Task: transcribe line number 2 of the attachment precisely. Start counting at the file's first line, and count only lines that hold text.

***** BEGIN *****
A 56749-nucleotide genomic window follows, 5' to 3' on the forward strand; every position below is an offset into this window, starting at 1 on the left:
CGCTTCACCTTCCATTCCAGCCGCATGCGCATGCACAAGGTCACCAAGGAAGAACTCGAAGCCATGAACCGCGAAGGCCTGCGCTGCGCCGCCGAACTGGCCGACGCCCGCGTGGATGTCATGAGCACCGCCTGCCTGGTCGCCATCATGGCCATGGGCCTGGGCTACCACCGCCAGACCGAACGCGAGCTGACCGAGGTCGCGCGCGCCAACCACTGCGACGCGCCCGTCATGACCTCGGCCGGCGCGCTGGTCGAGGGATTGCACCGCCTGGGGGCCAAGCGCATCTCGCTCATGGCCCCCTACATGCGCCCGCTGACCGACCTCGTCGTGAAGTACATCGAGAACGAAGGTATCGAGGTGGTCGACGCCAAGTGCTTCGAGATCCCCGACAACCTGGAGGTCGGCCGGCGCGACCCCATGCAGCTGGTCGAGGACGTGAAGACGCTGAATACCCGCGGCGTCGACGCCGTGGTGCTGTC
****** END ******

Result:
CGCTTCACCTTCCATTCCAGCCGCATGCGCATGCACAAGGTCACCAAGGAAGAACTCGAAGCCATGAACCGCGAAGGCCTGCGCTGCGCCGCCGAACTGGCCGACGCCCGCGTGGATGTCATGAGCACCGCCTGCCTGGTCGCCATCATGGCCATGGGCCTGGGCTACCACCGCCAGACCGAACGCGAGCTGACCGAGGTCGCGCGCGCCAACCACTGCGACGCGCCCGTCATGACCTCGGCCGGCGCGCTGGTCGAGGGATTGCACCGCCTGGGGGCCAAGCGCATCTCGCTCATGGCCCCCTACATGCGCCCGCTGACCGACCTCGTCGTGAAGTACATCGAGAACGAAGGTATCGAGGTGGTCGACGCCAAGTGCTTCGAGATCCCCGACAACCTGGAGGTCGGCCGGCGCGACCCCATGCAGCTGGTCGAGGACGTGAAGACGCTGAATACCCGCGGCGTCGACGCCGTGGTGCTGTC